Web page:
Glossary of Jewellery Terms

A handy guide and explanation to everything from jump rings to silversmithing tools and techniques.

Accent gold - An extra special product that allows you to add accents of 24K gold to your metal clay, fine silver or sterling silver designs.

Bail - A component that allows you to hang pendants or charms from a necklace. You can also use a jump ring as a type of bail.

Bead - A polished gemstone with a hole drilled all the way through. For stringing on necklaces, bracelets or earrings.

Bead tips - A great way of attaching thread to findings when making a beaded necklace. Simply pass your thread through the hole in the cup and then knot it and add a dab of glue so that it stays in place.

Bell cap - A metal cap that can be glued to the top of a bead or crystal to make it into a pendant.

Bezel rocker - A real workshop essential for those of you who want to do stone setting. Use a gentle rocking motion with this tool to push a bezel around a stone.

Bezel setting - A setting that is normally used for cabochon stones where a ‘bezel’ or rim is pushed around a stone using a bezel rocker to hold the stone in place.

Bolt ring - A classic and very popular clasp which is a circular shape.

Brass - A beautiful, rich golden coloured metal. The chemical composition of our brass sheets at Kernowcraft is: Cu (Copper)=62–65%, Pb (Lead)=0.3%, Fe (Iron)=0.2%, Zn (Zinc)=Remainder, Total Impurities=0.5%


Briolette
- A beautiful pear shaped cut of stone that is covered in facets to make it super sparkly.


Burnishing- This is a great technique to use when polishing metal, simply put it is when you create a polish on metal using friction. We use a burnisher which is a piece of metal on a handle that you run across the metal you want to polish.


Cabochon
- A polished gemstone with a curved top and a flat back, making it ideal for setting in to bezel setting. A great shaped stone for those who are just starting out to set stones in jewellery.


Caribiner clasp
- A popular clasp that is also known as a ‘lobster clasp’ because of its lobster claw shape.


Chandelier component
- A metal component that can be used to attach multiple strands or multiple beads to. Popular for use to make long, decorative 'chandelier earrings'.


Chatoyance- A word often used to describe the effect of light shifting across a stone. For example Tigerye has an almost shimmering effect as it shifts between darker and lighter tones.


Chip beads
- Chip beads are polished gemstone chips that vary in size and shape, they are a naturally irregular shape which makes them look great all grouped together.


Claw setting- A setting that is used to set faceted stones with claws that come round to secure the stone in place.


Coin beads
- A flat circular bead. Coin beads can be either flat coins or puffed coins if they have slightly rounded surfaces.


Copper- The chemical composition of our copper sheet at Kernowcraft is: Cu (Copper)=99.9%, Pb (Lead)=0.005%, Bi (Bismuth)=0.001%, Total Impurities=0.2% (excl. O & Ag)


Crimp
- Crimps are a real essential when beading. They allow you to finish off your beading designs neatly and easily or create a floating like effect on beading designs, holding beads in specific places. Simply slide one of these little metal tubes onto your thread before threading on a jump ring, then slide your thread back through the crimp and squeeze closed using a pair of crimping pliers. You can make your crimps look like a little bead and become part of your design using magical crimping pliers.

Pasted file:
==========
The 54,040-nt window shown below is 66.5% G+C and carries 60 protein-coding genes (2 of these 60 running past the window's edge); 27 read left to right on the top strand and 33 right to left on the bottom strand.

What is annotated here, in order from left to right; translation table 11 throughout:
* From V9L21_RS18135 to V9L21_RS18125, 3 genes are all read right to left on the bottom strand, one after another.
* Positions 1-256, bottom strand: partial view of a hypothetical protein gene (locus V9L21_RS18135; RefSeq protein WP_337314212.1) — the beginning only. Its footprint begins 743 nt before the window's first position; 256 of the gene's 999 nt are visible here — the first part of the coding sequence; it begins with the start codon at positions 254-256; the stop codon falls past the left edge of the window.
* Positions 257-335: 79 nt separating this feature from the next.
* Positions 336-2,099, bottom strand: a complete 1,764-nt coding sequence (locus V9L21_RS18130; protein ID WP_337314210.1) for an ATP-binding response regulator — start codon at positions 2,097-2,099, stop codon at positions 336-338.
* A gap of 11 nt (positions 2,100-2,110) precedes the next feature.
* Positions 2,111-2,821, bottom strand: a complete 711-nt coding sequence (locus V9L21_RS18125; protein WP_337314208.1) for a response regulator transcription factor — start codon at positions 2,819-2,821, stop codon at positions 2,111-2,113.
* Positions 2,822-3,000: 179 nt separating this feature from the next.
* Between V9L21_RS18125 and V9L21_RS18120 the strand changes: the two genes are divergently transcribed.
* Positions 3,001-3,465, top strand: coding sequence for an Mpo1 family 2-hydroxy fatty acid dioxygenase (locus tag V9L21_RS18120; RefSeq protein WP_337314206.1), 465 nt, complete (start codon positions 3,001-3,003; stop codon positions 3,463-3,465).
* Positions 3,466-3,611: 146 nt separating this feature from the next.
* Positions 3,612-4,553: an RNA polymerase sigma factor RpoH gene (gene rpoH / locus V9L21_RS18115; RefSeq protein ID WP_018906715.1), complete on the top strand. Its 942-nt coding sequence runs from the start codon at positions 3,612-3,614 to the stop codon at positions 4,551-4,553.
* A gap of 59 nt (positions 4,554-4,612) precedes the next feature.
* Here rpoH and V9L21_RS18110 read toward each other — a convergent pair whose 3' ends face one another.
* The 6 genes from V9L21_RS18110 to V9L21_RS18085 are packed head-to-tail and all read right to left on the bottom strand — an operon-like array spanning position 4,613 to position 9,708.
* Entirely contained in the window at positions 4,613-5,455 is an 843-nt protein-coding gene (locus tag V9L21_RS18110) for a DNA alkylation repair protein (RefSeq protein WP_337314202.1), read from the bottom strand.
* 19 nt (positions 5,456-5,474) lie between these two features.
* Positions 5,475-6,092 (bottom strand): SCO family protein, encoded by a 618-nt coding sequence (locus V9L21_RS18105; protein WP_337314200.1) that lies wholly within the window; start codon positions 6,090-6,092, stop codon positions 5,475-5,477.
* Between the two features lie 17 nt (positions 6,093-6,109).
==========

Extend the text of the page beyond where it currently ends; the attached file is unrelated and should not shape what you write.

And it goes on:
Devcon Epoxy glue
- Our favourite glue for making jewellery at Kernowcraft and most recommended glue for setting stones in jewellery settings. An epoxy glue consists of two liquids that need to be mixed together before using. It’s a super strong and long lasting glue.


Earwire
- A classic design that looks like a ‘Shepherd’s crook’. They have an open link on the bottom which you can twist open and add headpins, chandelier components or whatever takes your fancy. Available in a range of designs and metals to suit your designs.


Faceted stone-
A sparkly cut of gemstone that has a cut (faceted) top creating facets and a pointed back. Is usually set in a claw setting. (if you’re trying to picture it, think of the shape of the stone in a diamond ring!)


Fine Silver
- Silver with a silver content of 99.9%


Fire stain- A darkening of metal that is caused by oxygen when heating metal to a high temperature, particularly when soldering. Silver will go a black colour which can be removed using safety pickle.


Flux
- Solder needs flux in order to be able to flow and work properly. Flux comes in various forms but basically it is put around the area that is being soldered before solder. Some types of flux like Argotect can also help prevent fire stain.


Gimp wire
- Another way to protect thread from getting damaged by rubbing againts a clasp. Push your thread through the finely coiled wire and then thread this through your clasp before crimping the thread on the other side. This is a very delicate wire and must be handled with care so as not to distort and stretch the fine coils. Also known as french wire.

Gold Vermeil - Gold vermeil jewellery findings and components are made of solid sterling silver that has been plated in gold. Gold vermeil can be hallmarked or stamped as 925. Gold vermeil is likely to be prefered over gold plated items by people with metal allergies as it does not contain any base metals.


Half drilled bead
- A polished gemstone that has a hole drilled half of the way through it. These can be glued onto metal pegs or settings for earrings or to create charms and pendants.


Head pin
- Head pins are thin lengths of wire that you can thread beads onto. They have either a ball or wider end at the bottom to prevent your beads from sliding off. They’re perfect for creating drop earrings or making charms out of beads.


Jump ring
- A real essential in jewellery making whether you are silversmithing or beading. This is a ring which you open by twisting it, use it to attach chain, thread or other jewellery components to your jewellery. We also sell jump rings that are already soldered together which are great when beading, simply thread your chain or thread through and secure on the other side.